RD: Yeah, so you’ll probably want to go back to a thicker moisturizer when you’re, you know, in the mountains. Definitely you’re going to see more dryness than you would hear in Arkansas for sure. So, you’re thicker moisturizer and then a humidifier. A lot of times if you’re going to be, you know, going skiing or in the mountains, something like that. A lot of places will provide a humidifier now because it’s so dry in that climate. And then the other thing is going to be your sunscreen. So, people kind of forget, you know, even if they’re skiing it’s cloudy out you’re still getting sun and you can easily get a sunburn while you’re skiing on the mountains. And then also one thing that people forget about is your lips. Lots of chapped lips, that kind of thing. So, you want to do kind of more emollient type lip balms, thicker lip balms. And that will help as well.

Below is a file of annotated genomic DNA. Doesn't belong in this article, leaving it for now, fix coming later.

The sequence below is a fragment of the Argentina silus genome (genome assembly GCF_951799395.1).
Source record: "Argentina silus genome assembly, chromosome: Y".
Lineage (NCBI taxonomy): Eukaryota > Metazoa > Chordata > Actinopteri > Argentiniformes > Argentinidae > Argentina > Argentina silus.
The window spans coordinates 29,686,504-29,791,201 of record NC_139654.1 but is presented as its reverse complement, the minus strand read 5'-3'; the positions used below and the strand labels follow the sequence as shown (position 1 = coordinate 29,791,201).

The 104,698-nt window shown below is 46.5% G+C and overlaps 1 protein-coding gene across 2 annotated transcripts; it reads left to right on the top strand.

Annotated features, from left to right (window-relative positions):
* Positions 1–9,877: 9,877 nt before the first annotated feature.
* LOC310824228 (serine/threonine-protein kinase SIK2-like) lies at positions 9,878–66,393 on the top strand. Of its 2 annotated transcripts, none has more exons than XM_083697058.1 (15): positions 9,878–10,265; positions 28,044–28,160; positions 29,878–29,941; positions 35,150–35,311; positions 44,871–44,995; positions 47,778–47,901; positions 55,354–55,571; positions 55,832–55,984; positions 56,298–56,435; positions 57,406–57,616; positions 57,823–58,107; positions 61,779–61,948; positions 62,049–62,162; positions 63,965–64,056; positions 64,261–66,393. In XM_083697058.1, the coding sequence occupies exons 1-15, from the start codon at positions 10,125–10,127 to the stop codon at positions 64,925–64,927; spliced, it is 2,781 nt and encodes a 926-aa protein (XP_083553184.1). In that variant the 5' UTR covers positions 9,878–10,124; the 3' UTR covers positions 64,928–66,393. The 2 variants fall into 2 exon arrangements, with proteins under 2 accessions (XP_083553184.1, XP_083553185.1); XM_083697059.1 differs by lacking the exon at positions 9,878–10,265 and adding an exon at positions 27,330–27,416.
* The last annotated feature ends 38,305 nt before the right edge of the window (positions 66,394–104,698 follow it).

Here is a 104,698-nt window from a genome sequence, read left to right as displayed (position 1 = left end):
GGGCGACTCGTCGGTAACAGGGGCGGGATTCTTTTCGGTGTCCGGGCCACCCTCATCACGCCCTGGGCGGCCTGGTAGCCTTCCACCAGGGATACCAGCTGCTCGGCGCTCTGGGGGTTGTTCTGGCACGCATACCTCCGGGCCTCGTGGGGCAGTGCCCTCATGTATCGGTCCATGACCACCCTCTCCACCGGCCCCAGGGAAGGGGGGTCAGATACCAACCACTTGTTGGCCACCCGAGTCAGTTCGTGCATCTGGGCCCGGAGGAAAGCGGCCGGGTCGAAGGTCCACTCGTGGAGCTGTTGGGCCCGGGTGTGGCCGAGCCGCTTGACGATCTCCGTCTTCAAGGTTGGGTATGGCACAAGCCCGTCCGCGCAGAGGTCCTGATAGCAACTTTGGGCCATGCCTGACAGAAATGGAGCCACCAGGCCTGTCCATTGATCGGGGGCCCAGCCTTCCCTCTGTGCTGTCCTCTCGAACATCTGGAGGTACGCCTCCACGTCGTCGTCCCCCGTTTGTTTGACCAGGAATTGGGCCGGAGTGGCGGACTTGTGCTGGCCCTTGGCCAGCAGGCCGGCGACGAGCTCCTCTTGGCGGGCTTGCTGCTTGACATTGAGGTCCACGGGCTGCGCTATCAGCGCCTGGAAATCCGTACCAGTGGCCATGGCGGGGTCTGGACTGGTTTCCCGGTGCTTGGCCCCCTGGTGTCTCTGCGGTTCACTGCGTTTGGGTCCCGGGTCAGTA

MR: And looking for a lip balm, even with SPF because I would imagine, you know, this, this little area right here, all of that could get burned so quickly if you’re not paying attention as you’re putting it on.
RD: Yes, for sure. Yeah, I think investing in a chapstick or lip balm that has SPF 30 or higher. That’s what you want to look for. And just reapplying it throughout the day- that’s a big thing.
MR: Okay, now let’s head to the more tropical climate. And this kind of goes without saying right, I mean your sunscreens, your hats.